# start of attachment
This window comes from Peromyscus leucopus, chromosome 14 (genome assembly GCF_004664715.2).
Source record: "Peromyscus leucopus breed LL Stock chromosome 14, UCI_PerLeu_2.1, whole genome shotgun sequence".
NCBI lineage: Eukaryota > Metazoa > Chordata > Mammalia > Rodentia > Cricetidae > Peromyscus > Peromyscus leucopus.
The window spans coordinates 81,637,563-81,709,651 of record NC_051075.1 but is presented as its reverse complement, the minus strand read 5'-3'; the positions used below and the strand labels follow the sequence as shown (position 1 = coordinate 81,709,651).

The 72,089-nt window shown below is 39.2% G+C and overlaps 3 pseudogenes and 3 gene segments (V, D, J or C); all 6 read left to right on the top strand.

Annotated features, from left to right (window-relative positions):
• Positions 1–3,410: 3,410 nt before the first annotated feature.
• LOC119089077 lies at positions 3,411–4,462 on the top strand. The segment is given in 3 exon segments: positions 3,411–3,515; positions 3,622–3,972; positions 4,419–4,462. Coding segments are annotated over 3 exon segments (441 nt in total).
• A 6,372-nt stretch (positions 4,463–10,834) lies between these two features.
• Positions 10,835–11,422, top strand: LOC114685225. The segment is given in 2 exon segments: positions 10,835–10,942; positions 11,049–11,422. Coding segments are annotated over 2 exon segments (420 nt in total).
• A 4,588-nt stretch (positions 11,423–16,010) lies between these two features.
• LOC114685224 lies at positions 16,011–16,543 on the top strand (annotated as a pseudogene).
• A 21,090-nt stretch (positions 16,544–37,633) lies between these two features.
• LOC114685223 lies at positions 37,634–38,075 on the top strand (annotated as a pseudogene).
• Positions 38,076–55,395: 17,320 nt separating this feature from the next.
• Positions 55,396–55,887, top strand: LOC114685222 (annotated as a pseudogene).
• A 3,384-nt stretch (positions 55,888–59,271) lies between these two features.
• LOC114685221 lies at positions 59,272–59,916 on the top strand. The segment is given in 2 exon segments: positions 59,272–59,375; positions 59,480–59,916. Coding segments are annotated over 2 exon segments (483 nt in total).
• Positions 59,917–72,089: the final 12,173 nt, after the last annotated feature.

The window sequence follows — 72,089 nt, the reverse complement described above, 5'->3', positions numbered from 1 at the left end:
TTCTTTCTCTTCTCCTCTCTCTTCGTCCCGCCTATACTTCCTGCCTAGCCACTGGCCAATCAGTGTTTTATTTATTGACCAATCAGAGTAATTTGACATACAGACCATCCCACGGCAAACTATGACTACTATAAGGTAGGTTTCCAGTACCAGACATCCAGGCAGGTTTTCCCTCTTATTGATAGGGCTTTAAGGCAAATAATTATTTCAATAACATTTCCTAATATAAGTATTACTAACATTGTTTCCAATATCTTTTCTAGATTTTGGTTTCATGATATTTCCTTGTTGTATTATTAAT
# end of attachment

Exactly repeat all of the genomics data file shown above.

This window comes from Peromyscus leucopus, chromosome 14 (genome assembly GCF_004664715.2).
Source record: "Peromyscus leucopus breed LL Stock chromosome 14, UCI_PerLeu_2.1, whole genome shotgun sequence".
NCBI lineage: Eukaryota > Metazoa > Chordata > Mammalia > Rodentia > Cricetidae > Peromyscus > Peromyscus leucopus.
The window spans coordinates 81,637,563-81,709,651 of record NC_051075.1 but is presented as its reverse complement, the minus strand read 5'-3'; the positions used below and the strand labels follow the sequence as shown (position 1 = coordinate 81,709,651).

The 72,089-nt window shown below is 39.2% G+C and overlaps 3 pseudogenes and 3 gene segments (V, D, J or C); all 6 read left to right on the top strand.

Annotated features, from left to right (window-relative positions):
• Positions 1–3,410: 3,410 nt before the first annotated feature.
• LOC119089077 lies at positions 3,411–4,462 on the top strand. The segment is given in 3 exon segments: positions 3,411–3,515; positions 3,622–3,972; positions 4,419–4,462. Coding segments are annotated over 3 exon segments (441 nt in total).
• A 6,372-nt stretch (positions 4,463–10,834) lies between these two features.
• Positions 10,835–11,422, top strand: LOC114685225. The segment is given in 2 exon segments: positions 10,835–10,942; positions 11,049–11,422. Coding segments are annotated over 2 exon segments (420 nt in total).
• A 4,588-nt stretch (positions 11,423–16,010) lies between these two features.
• LOC114685224 lies at positions 16,011–16,543 on the top strand (annotated as a pseudogene).
• A 21,090-nt stretch (positions 16,544–37,633) lies between these two features.
• LOC114685223 lies at positions 37,634–38,075 on the top strand (annotated as a pseudogene).
• Positions 38,076–55,395: 17,320 nt separating this feature from the next.
• Positions 55,396–55,887, top strand: LOC114685222 (annotated as a pseudogene).
• A 3,384-nt stretch (positions 55,888–59,271) lies between these two features.
• LOC114685221 lies at positions 59,272–59,916 on the top strand. The segment is given in 2 exon segments: positions 59,272–59,375; positions 59,480–59,916. Coding segments are annotated over 2 exon segments (483 nt in total).
• Positions 59,917–72,089: the final 12,173 nt, after the last annotated feature.

The window sequence follows — 72,089 nt, the reverse complement described above, 5'->3', positions numbered from 1 at the left end:
TTCTTTCTCTTCTCCTCTCTCTTCGTCCCGCCTATACTTCCTGCCTAGCCACTGGCCAATCAGTGTTTTATTTATTGACCAATCAGAGTAATTTGACATACAGACCATCCCACGGCAAACTATGACTACTATAAGGTAGGTTTCCAGTACCAGACATCCAGGCAGGTTTTCCCTCTTATTGATAGGGCTTTAAGGCAAATAATTATTTCAATAACATTTCCTAATATAAGTATTACTAACATTGTTTCCAATATCTTTTCTAGATTTTGGTTTCATGATATTTCCTTGTTGTATTATTAAT